"Does this make me look fat?"
"He's SO ripped!"
Such words fall mindlessly out of our mouths all the time and while they may seem harmless, they can actually lead to a lifetime of struggle and self-doubt.
"Body image is one of the top concerns for young people in Australia right now," Dr Vivienne Lewis, associate professor and clinical psychologist at the University of Canberra told The Huffington Post Australia.
"It comes before school, family, friends and career and increasingly, we are seeing what has traditionally been a female issue become more recognisable in boys and young men," Lewis said.
More and more males are presenting with eating disorders or significant body dissatisfaction, and with that, more parents concerned about the messages they are sending their children.
Mission Australia's 2015 Youth Survey Report found one in four young Australians were highly concerned about body image.
Lewis said in the past few years she's seen more and more males in her clinical practice presenting with eating disorders or significant body dissatisfaction, and with that, more parents concerned about the messages they are sending their children.
"Anorexia, bulimia and binge eating disorder are all things we are seeing, but also, we see boys who are very obsessed with their fitness and muscle-building," Lewis said.
Lewis said while there are a lot of resources out there, there isn't a one-stop-shop that addresses the issue and so, she wrote a book, "No Body's Perfect" that provides parents, teachers and counsellors with information on how to be a good role model and talk openly about mental health. Ahead, Lewis reveals her top tips that are featured in the book.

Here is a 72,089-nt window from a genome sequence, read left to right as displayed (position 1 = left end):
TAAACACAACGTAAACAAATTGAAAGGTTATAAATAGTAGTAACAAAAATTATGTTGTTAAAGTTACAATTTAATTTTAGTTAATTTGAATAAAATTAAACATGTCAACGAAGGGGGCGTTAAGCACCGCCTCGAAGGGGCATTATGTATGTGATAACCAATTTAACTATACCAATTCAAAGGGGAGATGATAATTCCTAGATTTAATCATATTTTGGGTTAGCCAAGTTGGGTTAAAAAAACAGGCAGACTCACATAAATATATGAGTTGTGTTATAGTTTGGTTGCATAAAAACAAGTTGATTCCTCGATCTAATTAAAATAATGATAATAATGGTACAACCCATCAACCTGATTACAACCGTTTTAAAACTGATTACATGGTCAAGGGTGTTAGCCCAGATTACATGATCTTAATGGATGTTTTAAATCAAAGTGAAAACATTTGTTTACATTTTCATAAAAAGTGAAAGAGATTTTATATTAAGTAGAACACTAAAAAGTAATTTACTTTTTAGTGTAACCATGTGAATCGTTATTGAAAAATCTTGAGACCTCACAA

It starts with you
Being a good body image role model doesn't always come naturally to parents. "Often, we've been bombarded with the same images and have our own body hangups," Lewis said.
The important thing however, is to be aware of the sort of messages that you're sending to your child. "Be mindful to try and model behaviours you want to see in your children," Lewis said.
Watch your language
This is about steering away from making appearance comments. "When you talk about people, get used to describing them by the qualities that define them as a person, rather than how they look," Lewis said.
For example, instead of "the skinny lady with really white teeth from work", it should be, "Carol, she works on the reception desk and has a British accent."
Focus on the function of food
Rather than talking about food as "good" or "bad", talk about it as fuel.
For example, we eat carbohydrates to give us energy and it helps us to function throughout the day, and sleep better at night. While the sweeter foods that taste "nice" aren't great for concentration and lasting energy, which is why we only have them occasionally.
"Educating young people about celebrating our uniqueness is super important," Lewis said.
Really, it's about going back to basics and teaching children that everybody's different and why that's so wonderful. "If we all looked same way, what a boring world that would be," Lewis said.
Talk about mental health
Lewis said it's important to talk to kids about teasing and bullying, and the detrimental effect that could have. "Leading by example is key to ensuring your children treat others with respect."
Equally, they should be educating their child about how and why it's so important to seek help when things aren't going so well.
Positive mental health role modelling
"It's important for children to see their parents focusing on their own wellbeing," Lewis said.
This means communicating with people face-to-face, relaxing and engaging in events outside of work.
"The research shows the more time spent on social media, the worse off your body image is -- so parents need to be putting boundaries in place," Lewis said.
No Body's Perfect is out now.
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